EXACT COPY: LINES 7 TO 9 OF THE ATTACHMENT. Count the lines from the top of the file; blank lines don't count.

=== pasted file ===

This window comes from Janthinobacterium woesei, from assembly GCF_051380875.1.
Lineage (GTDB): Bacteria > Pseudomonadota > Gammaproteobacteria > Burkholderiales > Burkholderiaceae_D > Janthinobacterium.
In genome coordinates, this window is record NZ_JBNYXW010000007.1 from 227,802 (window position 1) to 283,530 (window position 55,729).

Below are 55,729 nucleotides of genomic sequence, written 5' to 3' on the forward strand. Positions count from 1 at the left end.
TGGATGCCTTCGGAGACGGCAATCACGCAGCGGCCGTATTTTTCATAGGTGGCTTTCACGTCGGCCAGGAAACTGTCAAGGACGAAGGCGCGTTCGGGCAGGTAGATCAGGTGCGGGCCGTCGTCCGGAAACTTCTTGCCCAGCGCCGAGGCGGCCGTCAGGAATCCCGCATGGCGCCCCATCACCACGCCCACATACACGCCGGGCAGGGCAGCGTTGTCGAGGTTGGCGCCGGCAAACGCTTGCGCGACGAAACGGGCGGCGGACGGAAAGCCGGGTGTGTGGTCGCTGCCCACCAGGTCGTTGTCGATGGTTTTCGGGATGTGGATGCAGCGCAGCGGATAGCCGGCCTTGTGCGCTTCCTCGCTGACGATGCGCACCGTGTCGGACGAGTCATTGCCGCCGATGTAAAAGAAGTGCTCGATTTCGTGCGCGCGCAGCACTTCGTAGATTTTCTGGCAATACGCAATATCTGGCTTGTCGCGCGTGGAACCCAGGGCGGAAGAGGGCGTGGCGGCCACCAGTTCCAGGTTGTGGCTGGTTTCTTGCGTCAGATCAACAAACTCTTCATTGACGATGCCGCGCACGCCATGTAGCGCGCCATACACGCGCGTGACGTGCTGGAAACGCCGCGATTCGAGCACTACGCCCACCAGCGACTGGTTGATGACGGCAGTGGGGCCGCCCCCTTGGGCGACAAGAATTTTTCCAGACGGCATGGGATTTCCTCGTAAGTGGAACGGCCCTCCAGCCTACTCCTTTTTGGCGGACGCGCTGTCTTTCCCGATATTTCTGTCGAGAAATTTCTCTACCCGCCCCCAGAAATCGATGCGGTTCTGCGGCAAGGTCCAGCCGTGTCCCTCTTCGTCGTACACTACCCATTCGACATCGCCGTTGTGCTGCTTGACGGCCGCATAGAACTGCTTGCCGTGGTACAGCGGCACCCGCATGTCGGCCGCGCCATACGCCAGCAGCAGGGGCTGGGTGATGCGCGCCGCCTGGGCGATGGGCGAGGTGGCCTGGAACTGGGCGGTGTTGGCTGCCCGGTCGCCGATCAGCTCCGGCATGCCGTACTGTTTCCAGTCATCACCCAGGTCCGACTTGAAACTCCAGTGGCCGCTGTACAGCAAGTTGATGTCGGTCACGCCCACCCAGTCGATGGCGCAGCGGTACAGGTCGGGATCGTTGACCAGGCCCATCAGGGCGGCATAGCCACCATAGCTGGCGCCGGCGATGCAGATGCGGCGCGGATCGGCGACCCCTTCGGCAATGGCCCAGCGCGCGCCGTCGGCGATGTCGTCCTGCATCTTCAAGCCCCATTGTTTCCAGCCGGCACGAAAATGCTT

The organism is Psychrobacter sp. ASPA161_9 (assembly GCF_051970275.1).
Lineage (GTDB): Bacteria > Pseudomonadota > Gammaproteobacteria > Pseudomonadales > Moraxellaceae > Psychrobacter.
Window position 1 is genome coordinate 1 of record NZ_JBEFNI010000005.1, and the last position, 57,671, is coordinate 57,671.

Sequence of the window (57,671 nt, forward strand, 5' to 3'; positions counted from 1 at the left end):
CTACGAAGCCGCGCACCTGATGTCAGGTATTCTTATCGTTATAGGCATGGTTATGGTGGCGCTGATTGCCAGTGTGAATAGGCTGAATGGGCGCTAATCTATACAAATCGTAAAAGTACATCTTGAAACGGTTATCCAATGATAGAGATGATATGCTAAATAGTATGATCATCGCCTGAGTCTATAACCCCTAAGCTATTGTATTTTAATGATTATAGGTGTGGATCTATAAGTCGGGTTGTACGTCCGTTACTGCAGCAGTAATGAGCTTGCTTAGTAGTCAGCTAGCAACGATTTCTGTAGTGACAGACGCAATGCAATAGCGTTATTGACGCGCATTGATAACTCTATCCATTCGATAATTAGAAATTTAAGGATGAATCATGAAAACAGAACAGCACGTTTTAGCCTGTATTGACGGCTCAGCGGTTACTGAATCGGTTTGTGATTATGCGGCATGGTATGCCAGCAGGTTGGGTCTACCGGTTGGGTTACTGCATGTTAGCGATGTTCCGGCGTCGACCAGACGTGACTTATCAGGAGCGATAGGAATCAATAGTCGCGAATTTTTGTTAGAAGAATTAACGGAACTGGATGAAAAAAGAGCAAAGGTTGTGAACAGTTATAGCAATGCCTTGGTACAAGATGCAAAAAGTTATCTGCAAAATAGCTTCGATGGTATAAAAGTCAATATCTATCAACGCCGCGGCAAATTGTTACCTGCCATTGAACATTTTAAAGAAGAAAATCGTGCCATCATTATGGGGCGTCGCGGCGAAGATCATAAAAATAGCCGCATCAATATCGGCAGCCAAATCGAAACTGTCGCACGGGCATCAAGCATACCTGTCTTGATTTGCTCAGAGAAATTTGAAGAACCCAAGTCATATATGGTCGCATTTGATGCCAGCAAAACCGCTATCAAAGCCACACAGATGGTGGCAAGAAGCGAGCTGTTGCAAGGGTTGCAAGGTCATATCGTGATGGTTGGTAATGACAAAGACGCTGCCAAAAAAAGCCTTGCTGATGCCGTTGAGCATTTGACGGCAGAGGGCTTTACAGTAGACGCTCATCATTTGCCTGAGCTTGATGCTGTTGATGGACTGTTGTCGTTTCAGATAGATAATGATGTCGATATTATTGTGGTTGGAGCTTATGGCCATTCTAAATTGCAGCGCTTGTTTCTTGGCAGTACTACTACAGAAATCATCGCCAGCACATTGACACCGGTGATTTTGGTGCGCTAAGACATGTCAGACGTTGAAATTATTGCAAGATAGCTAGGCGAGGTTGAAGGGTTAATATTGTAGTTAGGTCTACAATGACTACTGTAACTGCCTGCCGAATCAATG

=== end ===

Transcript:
Lineage (GTDB): Bacteria > Pseudomonadota > Gammaproteobacteria > Pseudomonadales > Moraxellaceae > Psychrobacter.
Window position 1 is genome coordinate 1 of record NZ_JBEFNI010000005.1, and the last position, 57,671, is coordinate 57,671.

Sequence of the window (57,671 nt, forward strand, 5' to 3'; positions counted from 1 at the left end):